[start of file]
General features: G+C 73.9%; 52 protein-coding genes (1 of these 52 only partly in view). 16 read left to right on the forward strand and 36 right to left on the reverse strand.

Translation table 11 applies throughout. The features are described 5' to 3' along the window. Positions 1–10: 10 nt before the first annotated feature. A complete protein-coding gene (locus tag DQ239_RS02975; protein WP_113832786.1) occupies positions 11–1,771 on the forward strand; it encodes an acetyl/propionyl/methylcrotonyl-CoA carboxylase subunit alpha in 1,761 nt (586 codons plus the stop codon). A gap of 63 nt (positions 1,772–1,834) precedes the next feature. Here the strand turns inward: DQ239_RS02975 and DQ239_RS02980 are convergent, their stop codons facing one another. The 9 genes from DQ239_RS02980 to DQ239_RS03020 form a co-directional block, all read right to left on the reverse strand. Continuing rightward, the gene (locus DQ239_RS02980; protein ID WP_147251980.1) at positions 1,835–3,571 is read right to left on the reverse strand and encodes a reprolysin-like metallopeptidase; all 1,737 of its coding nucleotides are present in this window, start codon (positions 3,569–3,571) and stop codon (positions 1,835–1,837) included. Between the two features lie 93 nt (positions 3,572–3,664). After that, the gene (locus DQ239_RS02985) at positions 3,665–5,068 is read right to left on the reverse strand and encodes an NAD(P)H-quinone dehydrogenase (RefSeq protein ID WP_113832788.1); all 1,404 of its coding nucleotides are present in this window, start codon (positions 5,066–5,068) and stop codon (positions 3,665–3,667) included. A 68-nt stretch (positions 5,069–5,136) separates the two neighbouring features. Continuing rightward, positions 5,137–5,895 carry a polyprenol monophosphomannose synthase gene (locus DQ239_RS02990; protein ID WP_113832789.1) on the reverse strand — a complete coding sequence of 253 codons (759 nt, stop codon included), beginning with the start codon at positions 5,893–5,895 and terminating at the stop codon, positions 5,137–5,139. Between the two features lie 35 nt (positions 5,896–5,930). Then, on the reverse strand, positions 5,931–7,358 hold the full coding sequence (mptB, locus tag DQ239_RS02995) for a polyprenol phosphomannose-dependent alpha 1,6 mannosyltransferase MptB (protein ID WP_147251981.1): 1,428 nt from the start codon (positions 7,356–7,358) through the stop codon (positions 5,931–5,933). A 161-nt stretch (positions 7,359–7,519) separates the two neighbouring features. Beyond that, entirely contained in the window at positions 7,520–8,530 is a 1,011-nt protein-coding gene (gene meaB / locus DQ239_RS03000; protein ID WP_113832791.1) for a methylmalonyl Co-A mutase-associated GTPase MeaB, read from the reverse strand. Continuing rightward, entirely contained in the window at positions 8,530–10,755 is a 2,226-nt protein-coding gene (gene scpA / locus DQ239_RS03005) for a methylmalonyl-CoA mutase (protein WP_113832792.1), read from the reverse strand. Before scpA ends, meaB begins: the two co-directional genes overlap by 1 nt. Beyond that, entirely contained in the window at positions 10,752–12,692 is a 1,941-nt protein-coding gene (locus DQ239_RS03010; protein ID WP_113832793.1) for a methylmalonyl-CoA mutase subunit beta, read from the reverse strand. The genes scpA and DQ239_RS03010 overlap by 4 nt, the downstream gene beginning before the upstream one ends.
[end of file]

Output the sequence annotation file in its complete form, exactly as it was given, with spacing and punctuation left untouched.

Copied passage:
General features: G+C 73.9%; 52 protein-coding genes (1 of these 52 only partly in view). 16 read left to right on the forward strand and 36 right to left on the reverse strand.

Translation table 11 applies throughout. The features are described 5' to 3' along the window. Positions 1–10: 10 nt before the first annotated feature. A complete protein-coding gene (locus tag DQ239_RS02975; protein WP_113832786.1) occupies positions 11–1,771 on the forward strand; it encodes an acetyl/propionyl/methylcrotonyl-CoA carboxylase subunit alpha in 1,761 nt (586 codons plus the stop codon). A gap of 63 nt (positions 1,772–1,834) precedes the next feature. Here the strand turns inward: DQ239_RS02975 and DQ239_RS02980 are convergent, their stop codons facing one another. The 9 genes from DQ239_RS02980 to DQ239_RS03020 form a co-directional block, all read right to left on the reverse strand. Continuing rightward, the gene (locus DQ239_RS02980; protein ID WP_147251980.1) at positions 1,835–3,571 is read right to left on the reverse strand and encodes a reprolysin-like metallopeptidase; all 1,737 of its coding nucleotides are present in this window, start codon (positions 3,569–3,571) and stop codon (positions 1,835–1,837) included. Between the two features lie 93 nt (positions 3,572–3,664). After that, the gene (locus DQ239_RS02985) at positions 3,665–5,068 is read right to left on the reverse strand and encodes an NAD(P)H-quinone dehydrogenase (RefSeq protein ID WP_113832788.1); all 1,404 of its coding nucleotides are present in this window, start codon (positions 5,066–5,068) and stop codon (positions 3,665–3,667) included. A 68-nt stretch (positions 5,069–5,136) separates the two neighbouring features. Continuing rightward, positions 5,137–5,895 carry a polyprenol monophosphomannose synthase gene (locus DQ239_RS02990; protein ID WP_113832789.1) on the reverse strand — a complete coding sequence of 253 codons (759 nt, stop codon included), beginning with the start codon at positions 5,893–5,895 and terminating at the stop codon, positions 5,137–5,139. Between the two features lie 35 nt (positions 5,896–5,930). Then, on the reverse strand, positions 5,931–7,358 hold the full coding sequence (mptB, locus tag DQ239_RS02995) for a polyprenol phosphomannose-dependent alpha 1,6 mannosyltransferase MptB (protein ID WP_147251981.1): 1,428 nt from the start codon (positions 7,356–7,358) through the stop codon (positions 5,931–5,933). A 161-nt stretch (positions 7,359–7,519) separates the two neighbouring features. Beyond that, entirely contained in the window at positions 7,520–8,530 is a 1,011-nt protein-coding gene (gene meaB / locus DQ239_RS03000; protein ID WP_113832791.1) for a methylmalonyl Co-A mutase-associated GTPase MeaB, read from the reverse strand. Continuing rightward, entirely contained in the window at positions 8,530–10,755 is a 2,226-nt protein-coding gene (gene scpA / locus DQ239_RS03005) for a methylmalonyl-CoA mutase (protein WP_113832792.1), read from the reverse strand. Before scpA ends, meaB begins: the two co-directional genes overlap by 1 nt. Beyond that, entirely contained in the window at positions 10,752–12,692 is a 1,941-nt protein-coding gene (locus DQ239_RS03010; protein ID WP_113832793.1) for a methylmalonyl-CoA mutase subunit beta, read from the reverse strand. The genes scpA and DQ239_RS03010 overlap by 4 nt, the downstream gene beginning before the upstream one ends.